CREATE VIEW defines a view of a query. The view is not physically materialized. Instead, the query is run every time the view is referenced in a query.
CREATE OR REPLACE VIEW is similar, but if a view of the same name already exists, it is replaced. The new query must generate the same columns that were generated by the existing view query (that is, the same column names in the same order and with the same data types), but it may add additional columns to the end of the list. The calculations giving rise to the output columns may be completely different.
If a schema name is given (for example, CREATE VIEW myschema.myview ...) then the view is created in the specified schema. Otherwise it is created in the current schema. Temporary views exist in a special schema, so a schema name cannot be given when creating a temporary view. The name of the view must be distinct from the name of any other view, table, sequence, or index in the same schema.
If specified, the view is created as a temporary view. Temporary views are automatically dropped at the end of the current session. Existing permanent relations with the same name are not visible to the current session while the temporary view exists, unless they are referenced with schema-qualified names.
If any of the tables referenced by the view are temporary, the view is created as a temporary view (whether TEMPORARY is specified or not).
The name (optionally schema-qualified) of a view to be created.
An optional list of names to be used for columns of the view. If not given, the column names are deduced from the query.
Currently, views are read only: the system will not allow an insert, update, or delete on a view. You can get the effect of an updatable view by creating rules that rewrite inserts, etc. on the view into appropriate actions on other tables. For more information see CREATE RULE.
Use the DROP VIEW statement to drop views.
Be careful that the names and types of the view's columns will be assigned the way you want. For example:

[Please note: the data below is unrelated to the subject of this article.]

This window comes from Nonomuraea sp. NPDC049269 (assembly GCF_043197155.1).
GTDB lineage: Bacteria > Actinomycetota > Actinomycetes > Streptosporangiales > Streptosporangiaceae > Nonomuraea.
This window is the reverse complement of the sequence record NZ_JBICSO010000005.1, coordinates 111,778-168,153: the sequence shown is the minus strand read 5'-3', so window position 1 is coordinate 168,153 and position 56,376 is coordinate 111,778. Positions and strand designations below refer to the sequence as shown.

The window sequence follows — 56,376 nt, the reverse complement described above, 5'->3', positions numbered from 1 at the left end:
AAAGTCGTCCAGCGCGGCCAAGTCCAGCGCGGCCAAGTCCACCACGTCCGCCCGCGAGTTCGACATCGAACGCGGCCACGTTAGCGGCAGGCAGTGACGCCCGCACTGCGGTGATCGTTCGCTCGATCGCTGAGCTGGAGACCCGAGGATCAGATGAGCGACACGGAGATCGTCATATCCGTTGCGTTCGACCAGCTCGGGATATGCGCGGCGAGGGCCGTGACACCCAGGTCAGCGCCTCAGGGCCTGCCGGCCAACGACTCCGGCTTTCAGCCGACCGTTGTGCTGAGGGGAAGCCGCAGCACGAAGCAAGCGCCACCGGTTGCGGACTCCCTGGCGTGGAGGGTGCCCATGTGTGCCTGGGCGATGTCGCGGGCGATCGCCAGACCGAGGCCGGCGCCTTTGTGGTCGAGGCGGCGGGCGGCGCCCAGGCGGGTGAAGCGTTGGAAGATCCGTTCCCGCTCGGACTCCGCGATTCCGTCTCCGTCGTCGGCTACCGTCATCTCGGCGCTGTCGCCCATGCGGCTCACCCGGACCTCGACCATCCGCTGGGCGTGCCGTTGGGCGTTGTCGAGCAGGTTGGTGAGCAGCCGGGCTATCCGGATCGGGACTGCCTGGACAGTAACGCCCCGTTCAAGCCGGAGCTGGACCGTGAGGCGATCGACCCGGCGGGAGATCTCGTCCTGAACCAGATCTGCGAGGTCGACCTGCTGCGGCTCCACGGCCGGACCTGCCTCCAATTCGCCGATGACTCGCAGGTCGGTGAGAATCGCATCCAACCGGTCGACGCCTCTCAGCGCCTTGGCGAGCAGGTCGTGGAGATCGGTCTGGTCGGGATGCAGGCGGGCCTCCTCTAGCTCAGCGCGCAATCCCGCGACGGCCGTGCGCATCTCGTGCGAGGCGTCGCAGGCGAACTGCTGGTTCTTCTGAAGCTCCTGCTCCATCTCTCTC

CREATE VIEW vista AS SELECT 'Hello World';
is bad form in two ways: the column name defaults to ?column?, and the column data type defaults to unknown. If you want a string literal in a view's result, use something like:
CREATE VIEW vista AS SELECT text 'Hello World' AS hello;
Access to tables referenced in the view is determined by permissions of the view owner. In some cases, this can be used to provide secure but restricted access to the underlying tables. However, not all views are secure against tampering; see Section 37.4 for details. Functions called in the view are treated the same as if they had been called directly from the query using the view. Therefore the user of a view must have permissions to call all functions used by the view.
When CREATE OR REPLACE VIEW is used on an existing view, only the view's defining SELECT rule is changed. Other view properties, including ownership, permissions, and non-SELECT rules, remain unchanged. You must own the view to replace it (this includes being a member of the owning role).
Create a view consisting of all comedy films:
CREATE VIEW comedies AS SELECT * FROM films WHERE kind = 'Comedy';
The SQL standard specifies some additional capabilities for the CREATE VIEW statement:
CREATE VIEW name [ ( column_name [, ...] ) ] AS query [ WITH [ CASCADED | LOCAL ] CHECK OPTION ]
The optional clauses for the full SQL command are:
This option has to do with updatable views. All INSERT and UPDATE commands on the view will be checked to ensure data satisfy the view-defining condition (that is, the new data would be visible through the view). If they do not, the update will be rejected.
Check for integrity on this view.
Check for integrity on this view and on any dependent view. CASCADED is assumed if neither CASCADED nor LOCAL is specified.
CREATE OR REPLACE VIEW is a PostgreSQL language extension. So is the concept of a temporary view.